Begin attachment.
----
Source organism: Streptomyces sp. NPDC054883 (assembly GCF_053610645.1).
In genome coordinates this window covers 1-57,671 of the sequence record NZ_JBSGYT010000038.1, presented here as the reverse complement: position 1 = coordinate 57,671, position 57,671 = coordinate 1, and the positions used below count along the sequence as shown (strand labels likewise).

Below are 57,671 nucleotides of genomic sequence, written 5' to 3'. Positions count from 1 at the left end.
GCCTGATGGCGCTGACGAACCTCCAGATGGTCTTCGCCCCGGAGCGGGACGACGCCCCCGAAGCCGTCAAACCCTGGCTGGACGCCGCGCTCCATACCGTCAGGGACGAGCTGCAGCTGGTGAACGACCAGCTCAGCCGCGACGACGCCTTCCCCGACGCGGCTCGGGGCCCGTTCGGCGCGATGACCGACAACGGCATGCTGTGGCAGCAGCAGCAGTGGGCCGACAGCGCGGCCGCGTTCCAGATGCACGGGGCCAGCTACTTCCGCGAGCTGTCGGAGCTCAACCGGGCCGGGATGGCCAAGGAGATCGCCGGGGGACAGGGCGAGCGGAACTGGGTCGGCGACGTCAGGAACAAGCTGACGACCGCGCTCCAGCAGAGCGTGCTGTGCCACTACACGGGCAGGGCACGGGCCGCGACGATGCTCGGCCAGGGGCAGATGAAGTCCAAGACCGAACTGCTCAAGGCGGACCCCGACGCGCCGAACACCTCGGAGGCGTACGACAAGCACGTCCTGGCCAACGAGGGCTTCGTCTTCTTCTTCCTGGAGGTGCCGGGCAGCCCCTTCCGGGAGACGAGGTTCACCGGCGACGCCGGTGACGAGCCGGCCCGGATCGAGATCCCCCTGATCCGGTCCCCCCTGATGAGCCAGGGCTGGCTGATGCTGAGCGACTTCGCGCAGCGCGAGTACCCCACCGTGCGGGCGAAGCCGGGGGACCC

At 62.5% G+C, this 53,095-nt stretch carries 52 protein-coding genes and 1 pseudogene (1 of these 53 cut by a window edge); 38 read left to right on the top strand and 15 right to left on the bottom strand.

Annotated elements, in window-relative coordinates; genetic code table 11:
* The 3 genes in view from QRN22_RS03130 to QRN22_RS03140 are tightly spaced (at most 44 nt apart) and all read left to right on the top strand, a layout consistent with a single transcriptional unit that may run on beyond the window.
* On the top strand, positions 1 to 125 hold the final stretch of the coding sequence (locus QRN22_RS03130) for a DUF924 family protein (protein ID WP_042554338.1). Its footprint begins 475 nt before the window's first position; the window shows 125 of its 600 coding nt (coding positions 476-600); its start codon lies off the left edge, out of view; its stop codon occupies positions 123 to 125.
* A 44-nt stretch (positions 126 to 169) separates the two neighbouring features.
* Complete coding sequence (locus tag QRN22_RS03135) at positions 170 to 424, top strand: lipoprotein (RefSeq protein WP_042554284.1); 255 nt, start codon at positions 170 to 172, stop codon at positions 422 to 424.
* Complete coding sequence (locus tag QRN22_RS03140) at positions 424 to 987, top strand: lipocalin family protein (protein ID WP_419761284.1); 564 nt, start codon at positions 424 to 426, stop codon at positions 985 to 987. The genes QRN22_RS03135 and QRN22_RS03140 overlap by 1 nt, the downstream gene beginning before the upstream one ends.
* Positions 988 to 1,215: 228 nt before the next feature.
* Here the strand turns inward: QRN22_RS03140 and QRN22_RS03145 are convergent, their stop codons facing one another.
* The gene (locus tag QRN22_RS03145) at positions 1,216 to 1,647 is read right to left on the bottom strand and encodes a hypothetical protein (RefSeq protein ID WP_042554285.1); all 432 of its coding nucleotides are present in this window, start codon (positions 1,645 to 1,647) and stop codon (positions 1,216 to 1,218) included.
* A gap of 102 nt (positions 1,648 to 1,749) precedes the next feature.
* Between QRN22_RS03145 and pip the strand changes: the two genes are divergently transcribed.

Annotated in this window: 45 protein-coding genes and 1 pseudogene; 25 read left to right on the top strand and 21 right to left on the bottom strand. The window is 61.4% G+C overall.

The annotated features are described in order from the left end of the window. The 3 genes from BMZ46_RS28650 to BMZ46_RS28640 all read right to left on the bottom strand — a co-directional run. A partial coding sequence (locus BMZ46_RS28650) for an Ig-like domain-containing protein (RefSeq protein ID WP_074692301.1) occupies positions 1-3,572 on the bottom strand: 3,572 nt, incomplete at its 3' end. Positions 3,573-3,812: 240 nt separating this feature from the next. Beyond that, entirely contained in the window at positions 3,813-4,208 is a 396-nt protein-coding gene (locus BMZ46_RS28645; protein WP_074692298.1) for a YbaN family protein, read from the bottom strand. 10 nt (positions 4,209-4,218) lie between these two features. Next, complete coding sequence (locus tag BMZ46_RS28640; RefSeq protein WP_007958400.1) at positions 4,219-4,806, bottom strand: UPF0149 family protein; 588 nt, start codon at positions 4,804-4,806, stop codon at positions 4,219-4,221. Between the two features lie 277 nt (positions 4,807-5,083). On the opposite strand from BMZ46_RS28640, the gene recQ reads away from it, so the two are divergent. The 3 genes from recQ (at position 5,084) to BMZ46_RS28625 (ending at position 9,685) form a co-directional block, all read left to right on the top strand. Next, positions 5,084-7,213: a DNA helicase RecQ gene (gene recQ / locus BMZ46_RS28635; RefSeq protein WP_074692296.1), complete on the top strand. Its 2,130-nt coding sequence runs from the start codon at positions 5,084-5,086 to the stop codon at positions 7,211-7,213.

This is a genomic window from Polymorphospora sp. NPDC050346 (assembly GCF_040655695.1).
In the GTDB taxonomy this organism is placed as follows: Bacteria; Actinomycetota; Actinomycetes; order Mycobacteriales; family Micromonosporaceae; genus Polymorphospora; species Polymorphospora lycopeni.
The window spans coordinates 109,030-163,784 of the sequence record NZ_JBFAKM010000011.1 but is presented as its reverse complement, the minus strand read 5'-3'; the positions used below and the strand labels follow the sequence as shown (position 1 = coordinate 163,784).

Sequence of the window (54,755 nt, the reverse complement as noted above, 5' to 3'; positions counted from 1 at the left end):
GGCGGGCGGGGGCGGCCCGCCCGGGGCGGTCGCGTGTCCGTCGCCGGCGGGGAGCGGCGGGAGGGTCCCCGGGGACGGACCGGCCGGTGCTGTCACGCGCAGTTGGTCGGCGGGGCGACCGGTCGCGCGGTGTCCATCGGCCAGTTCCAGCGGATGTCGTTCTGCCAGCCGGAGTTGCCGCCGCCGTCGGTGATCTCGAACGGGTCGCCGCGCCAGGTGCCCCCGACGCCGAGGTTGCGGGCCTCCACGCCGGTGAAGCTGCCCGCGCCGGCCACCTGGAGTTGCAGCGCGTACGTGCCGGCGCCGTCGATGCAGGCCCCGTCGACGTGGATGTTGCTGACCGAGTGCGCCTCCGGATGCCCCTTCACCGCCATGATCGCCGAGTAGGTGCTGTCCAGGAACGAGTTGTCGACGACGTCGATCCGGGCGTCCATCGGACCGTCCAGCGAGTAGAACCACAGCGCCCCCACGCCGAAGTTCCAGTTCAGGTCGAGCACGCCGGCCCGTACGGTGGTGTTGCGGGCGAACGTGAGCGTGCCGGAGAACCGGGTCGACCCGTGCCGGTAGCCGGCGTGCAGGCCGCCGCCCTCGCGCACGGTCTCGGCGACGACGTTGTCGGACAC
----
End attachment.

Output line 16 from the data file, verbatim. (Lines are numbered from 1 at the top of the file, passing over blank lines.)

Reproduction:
* Between QRN22_RS03145 and pip the strand changes: the two genes are divergently transcribed.